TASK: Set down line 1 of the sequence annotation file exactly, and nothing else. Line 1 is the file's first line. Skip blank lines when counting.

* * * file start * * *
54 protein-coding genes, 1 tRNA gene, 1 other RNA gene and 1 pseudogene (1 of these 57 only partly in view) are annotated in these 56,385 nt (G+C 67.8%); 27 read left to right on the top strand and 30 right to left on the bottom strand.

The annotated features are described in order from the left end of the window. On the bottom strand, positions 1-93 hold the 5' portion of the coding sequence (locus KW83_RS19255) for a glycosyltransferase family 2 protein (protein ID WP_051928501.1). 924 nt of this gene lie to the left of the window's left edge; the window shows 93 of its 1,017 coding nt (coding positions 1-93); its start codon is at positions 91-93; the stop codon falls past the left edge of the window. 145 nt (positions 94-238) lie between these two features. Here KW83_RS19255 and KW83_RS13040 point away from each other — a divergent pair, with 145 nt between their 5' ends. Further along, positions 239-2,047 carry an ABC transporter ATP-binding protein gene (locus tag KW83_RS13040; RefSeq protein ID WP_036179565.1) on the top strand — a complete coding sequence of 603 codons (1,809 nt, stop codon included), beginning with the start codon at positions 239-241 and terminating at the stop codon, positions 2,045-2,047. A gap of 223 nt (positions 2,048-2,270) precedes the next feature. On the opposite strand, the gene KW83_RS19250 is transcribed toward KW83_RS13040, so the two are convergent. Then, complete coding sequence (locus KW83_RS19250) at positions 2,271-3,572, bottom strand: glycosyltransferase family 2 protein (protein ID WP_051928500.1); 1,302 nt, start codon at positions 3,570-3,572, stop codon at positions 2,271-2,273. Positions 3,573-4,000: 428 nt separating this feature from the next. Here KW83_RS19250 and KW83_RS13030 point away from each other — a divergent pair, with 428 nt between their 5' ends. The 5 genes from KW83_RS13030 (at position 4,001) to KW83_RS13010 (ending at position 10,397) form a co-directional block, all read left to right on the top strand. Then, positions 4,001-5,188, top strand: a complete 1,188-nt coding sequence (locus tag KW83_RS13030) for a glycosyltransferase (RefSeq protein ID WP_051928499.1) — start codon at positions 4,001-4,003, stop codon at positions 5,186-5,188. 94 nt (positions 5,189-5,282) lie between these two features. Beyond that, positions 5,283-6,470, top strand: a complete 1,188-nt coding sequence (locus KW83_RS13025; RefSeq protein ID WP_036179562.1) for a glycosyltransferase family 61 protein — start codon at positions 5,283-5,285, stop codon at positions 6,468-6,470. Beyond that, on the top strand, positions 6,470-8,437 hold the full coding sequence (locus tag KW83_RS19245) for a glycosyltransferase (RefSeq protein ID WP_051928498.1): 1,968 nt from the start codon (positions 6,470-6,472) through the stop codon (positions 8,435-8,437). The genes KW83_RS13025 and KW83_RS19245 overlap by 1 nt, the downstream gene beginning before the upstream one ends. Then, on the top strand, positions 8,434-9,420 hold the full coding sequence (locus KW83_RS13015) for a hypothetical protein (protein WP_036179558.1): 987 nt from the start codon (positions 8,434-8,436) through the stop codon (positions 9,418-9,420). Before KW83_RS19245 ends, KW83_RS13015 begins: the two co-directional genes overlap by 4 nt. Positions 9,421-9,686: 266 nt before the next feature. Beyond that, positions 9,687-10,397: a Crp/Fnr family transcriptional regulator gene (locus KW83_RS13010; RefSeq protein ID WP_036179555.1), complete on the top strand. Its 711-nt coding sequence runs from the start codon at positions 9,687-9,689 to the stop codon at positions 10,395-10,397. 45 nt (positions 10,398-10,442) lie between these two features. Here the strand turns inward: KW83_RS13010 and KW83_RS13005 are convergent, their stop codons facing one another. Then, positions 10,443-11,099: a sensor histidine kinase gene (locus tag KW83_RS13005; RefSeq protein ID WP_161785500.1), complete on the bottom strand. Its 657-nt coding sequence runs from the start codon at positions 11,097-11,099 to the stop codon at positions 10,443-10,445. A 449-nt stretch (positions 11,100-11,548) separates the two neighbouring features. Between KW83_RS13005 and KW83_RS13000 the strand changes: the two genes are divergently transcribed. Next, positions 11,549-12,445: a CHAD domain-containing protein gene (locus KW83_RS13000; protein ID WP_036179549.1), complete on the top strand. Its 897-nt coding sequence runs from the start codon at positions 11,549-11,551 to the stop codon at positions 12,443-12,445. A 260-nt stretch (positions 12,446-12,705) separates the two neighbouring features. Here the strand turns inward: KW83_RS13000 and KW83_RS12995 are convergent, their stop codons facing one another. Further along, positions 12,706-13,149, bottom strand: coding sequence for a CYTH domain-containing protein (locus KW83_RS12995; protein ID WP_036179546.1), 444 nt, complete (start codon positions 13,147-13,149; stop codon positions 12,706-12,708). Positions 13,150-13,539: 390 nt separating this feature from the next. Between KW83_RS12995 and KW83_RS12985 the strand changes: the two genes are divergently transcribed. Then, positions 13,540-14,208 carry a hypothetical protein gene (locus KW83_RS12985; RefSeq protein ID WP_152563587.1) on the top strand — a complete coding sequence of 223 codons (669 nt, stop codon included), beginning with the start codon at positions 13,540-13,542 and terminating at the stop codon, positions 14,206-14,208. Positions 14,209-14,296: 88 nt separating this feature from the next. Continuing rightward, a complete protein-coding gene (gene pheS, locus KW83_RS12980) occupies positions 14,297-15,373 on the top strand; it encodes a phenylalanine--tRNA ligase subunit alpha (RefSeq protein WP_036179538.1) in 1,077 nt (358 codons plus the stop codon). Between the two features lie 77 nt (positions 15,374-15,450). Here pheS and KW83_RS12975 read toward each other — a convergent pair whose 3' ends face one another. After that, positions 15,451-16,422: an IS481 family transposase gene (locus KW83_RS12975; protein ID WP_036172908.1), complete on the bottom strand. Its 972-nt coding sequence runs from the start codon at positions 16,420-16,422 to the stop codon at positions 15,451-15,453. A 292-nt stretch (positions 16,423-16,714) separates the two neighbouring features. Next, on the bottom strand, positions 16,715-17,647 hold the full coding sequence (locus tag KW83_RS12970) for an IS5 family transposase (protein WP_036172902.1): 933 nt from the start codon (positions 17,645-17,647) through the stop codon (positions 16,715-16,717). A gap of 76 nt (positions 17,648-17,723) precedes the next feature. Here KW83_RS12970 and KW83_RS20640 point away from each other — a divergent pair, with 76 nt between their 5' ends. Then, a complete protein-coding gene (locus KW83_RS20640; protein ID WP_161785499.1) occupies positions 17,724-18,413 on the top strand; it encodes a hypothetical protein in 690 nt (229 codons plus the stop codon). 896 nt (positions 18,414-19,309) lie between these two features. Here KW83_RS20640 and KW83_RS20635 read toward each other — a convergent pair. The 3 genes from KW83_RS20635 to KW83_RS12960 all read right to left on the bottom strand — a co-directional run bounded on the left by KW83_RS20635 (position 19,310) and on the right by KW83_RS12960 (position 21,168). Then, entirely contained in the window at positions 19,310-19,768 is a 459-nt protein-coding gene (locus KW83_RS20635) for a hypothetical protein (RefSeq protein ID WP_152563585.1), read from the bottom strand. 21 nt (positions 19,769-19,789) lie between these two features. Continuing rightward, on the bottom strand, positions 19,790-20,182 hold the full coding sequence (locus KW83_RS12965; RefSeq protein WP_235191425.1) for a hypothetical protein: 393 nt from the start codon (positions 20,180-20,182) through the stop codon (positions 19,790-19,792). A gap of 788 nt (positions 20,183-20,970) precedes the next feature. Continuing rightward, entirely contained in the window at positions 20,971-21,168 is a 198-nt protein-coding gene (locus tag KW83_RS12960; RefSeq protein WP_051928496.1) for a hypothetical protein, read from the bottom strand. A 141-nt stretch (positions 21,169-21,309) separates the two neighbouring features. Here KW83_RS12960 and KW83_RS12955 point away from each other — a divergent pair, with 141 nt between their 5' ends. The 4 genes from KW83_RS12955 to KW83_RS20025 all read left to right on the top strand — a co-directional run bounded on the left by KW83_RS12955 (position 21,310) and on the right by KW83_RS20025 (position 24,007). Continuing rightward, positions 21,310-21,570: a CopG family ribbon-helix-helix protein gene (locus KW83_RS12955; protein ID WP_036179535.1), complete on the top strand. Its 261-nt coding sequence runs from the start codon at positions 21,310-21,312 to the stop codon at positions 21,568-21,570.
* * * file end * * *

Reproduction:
54 protein-coding genes, 1 tRNA gene, 1 other RNA gene and 1 pseudogene (1 of these 57 only partly in view) are annotated in these 56,385 nt (G+C 67.8%); 27 read left to right on the top strand and 30 right to left on the bottom strand.